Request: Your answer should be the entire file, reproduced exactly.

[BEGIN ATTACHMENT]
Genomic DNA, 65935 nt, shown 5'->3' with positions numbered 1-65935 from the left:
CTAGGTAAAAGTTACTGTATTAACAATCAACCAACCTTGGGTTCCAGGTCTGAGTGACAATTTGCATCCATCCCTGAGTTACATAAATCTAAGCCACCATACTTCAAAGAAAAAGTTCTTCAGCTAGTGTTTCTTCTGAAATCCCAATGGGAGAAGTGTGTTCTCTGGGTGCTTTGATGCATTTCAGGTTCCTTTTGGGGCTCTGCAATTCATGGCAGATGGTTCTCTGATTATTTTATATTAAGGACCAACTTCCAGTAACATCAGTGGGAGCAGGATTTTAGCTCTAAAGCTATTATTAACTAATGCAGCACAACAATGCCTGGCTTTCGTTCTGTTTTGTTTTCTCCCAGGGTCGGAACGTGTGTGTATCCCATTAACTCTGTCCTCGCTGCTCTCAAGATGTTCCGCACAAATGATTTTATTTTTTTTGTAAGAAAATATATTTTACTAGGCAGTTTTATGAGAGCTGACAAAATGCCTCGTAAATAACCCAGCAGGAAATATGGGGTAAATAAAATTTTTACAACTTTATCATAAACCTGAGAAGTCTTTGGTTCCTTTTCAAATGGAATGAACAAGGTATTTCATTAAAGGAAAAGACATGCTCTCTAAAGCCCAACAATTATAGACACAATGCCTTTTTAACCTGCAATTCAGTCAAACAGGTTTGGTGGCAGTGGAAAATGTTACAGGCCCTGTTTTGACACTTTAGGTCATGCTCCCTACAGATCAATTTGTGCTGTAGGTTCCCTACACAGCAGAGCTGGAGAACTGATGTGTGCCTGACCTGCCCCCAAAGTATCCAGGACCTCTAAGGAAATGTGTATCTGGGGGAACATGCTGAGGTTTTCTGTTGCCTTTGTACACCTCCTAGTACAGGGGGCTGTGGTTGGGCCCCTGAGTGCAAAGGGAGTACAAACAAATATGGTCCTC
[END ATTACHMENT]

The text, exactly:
Genomic DNA, 65935 nt, shown 5'->3' with positions numbered 1-65935 from the left:
CTAGGTAAAAGTTACTGTATTAACAATCAACCAACCTTGGGTTCCAGGTCTGAGTGACAATTTGCATCCATCCCTGAGTTACATAAATCTAAGCCACCATACTTCAAAGAAAAAGTTCTTCAGCTAGTGTTTCTTCTGAAATCCCAATGGGAGAAGTGTGTTCTCTGGGTGCTTTGATGCATTTCAGGTTCCTTTTGGGGCTCTGCAATTCATGGCAGATGGTTCTCTGATTATTTTATATTAAGGACCAACTTCCAGTAACATCAGTGGGAGCAGGATTTTAGCTCTAAAGCTATTATTAACTAATGCAGCACAACAATGCCTGGCTTTCGTTCTGTTTTGTTTTCTCCCAGGGTCGGAACGTGTGTGTATCCCATTAACTCTGTCCTCGCTGCTCTCAAGATGTTCCGCACAAATGATTTTATTTTTTTTGTAAGAAAATATATTTTACTAGGCAGTTTTATGAGAGCTGACAAAATGCCTCGTAAATAACCCAGCAGGAAATATGGGGTAAATAAAATTTTTACAACTTTATCATAAACCTGAGAAGTCTTTGGTTCCTTTTCAAATGGAATGAACAAGGTATTTCATTAAAGGAAAAGACATGCTCTCTAAAGCCCAACAATTATAGACACAATGCCTTTTTAACCTGCAATTCAGTCAAACAGGTTTGGTGGCAGTGGAAAATGTTACAGGCCCTGTTTTGACACTTTAGGTCATGCTCCCTACAGATCAATTTGTGCTGTAGGTTCCCTACACAGCAGAGCTGGAGAACTGATGTGTGCCTGACCTGCCCCCAAAGTATCCAGGACCTCTAAGGAAATGTGTATCTGGGGGAACATGCTGAGGTTTTCTGTTGCCTTTGTACACCTCCTAGTACAGGGGGCTGTGGTTGGGCCCCTGAGTGCAAAGGGAGTACAAACAAATATGGTCCTC